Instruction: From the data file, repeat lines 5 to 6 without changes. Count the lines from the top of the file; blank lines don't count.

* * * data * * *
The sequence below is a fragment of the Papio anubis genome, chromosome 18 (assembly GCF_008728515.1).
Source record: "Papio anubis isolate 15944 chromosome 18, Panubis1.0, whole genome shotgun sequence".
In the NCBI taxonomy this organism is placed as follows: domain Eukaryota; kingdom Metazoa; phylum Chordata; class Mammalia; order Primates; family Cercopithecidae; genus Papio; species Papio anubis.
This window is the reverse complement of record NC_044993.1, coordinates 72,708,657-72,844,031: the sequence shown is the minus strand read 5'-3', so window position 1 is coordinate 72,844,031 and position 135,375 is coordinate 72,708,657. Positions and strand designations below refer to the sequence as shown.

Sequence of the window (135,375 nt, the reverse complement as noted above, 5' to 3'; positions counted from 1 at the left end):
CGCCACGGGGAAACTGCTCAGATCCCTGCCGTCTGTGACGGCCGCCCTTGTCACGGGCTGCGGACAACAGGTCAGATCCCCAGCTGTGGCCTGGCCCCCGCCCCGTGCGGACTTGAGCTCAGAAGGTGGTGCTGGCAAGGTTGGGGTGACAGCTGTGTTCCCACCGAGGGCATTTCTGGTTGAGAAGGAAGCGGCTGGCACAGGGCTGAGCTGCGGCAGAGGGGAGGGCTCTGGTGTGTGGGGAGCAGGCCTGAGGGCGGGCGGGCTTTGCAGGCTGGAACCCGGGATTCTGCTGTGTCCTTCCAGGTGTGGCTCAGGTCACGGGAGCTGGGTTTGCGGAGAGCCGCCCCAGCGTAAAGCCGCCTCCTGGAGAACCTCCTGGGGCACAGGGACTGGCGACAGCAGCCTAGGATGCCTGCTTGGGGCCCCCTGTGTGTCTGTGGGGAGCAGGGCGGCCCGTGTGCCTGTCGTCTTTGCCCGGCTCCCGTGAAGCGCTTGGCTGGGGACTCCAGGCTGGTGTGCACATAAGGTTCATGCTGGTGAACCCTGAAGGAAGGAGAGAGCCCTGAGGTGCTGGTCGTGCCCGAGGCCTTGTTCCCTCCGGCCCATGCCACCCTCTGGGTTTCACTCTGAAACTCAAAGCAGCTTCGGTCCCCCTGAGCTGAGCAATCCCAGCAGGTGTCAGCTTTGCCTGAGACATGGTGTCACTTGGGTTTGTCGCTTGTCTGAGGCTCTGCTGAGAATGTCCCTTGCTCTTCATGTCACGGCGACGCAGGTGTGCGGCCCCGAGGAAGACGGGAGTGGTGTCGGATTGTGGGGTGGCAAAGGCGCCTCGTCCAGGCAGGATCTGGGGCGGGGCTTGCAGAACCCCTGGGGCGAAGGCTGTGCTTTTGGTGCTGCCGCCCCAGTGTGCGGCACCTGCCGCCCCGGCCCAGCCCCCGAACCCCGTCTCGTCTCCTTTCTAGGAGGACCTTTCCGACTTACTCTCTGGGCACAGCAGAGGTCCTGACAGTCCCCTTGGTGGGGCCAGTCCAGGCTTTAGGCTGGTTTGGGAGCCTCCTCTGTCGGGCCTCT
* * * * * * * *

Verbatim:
Sequence of the window (135,375 nt, the reverse complement as noted above, 5' to 3'; positions counted from 1 at the left end):
CGCCACGGGGAAACTGCTCAGATCCCTGCCGTCTGTGACGGCCGCCCTTGTCACGGGCTGCGGACAACAGGTCAGATCCCCAGCTGTGGCCTGGCCCCCGCCCCGTGCGGACTTGAGCTCAGAAGGTGGTGCTGGCAAGGTTGGGGTGACAGCTGTGTTCCCACCGAGGGCATTTCTGGTTGAGAAGGAAGCGGCTGGCACAGGGCTGAGCTGCGGCAGAGGGGAGGGCTCTGGTGTGTGGGGAGCAGGCCTGAGGGCGGGCGGGCTTTGCAGGCTGGAACCCGGGATTCTGCTGTGTCCTTCCAGGTGTGGCTCAGGTCACGGGAGCTGGGTTTGCGGAGAGCCGCCCCAGCGTAAAGCCGCCTCCTGGAGAACCTCCTGGGGCACAGGGACTGGCGACAGCAGCCTAGGATGCCTGCTTGGGGCCCCCTGTGTGTCTGTGGGGAGCAGGGCGGCCCGTGTGCCTGTCGTCTTTGCCCGGCTCCCGTGAAGCGCTTGGCTGGGGACTCCAGGCTGGTGTGCACATAAGGTTCATGCTGGTGAACCCTGAAGGAAGGAGAGAGCCCTGAGGTGCTGGTCGTGCCCGAGGCCTTGTTCCCTCCGGCCCATGCCACCCTCTGGGTTTCACTCTGAAACTCAAAGCAGCTTCGGTCCCCCTGAGCTGAGCAATCCCAGCAGGTGTCAGCTTTGCCTGAGACATGGTGTCACTTGGGTTTGTCGCTTGTCTGAGGCTCTGCTGAGAATGTCCCTTGCTCTTCATGTCACGGCGACGCAGGTGTGCGGCCCCGAGGAAGACGGGAGTGGTGTCGGATTGTGGGGTGGCAAAGGCGCCTCGTCCAGGCAGGATCTGGGGCGGGGCTTGCAGAACCCCTGGGGCGAAGGCTGTGCTTTTGGTGCTGCCGCCCCAGTGTGCGGCACCTGCCGCCCCGGCCCAGCCCCCGAACCCCGTCTCGTCTCCTTTCTAGGAGGACCTTTCCGACTTACTCTCTGGGCACAGCAGAGGTCCTGACAGTCCCCTTGGTGGGGCCAGTCCAGGCTTTAGGCTGGTTTGGGAGCCTCCTCTGTCGGGCCTCT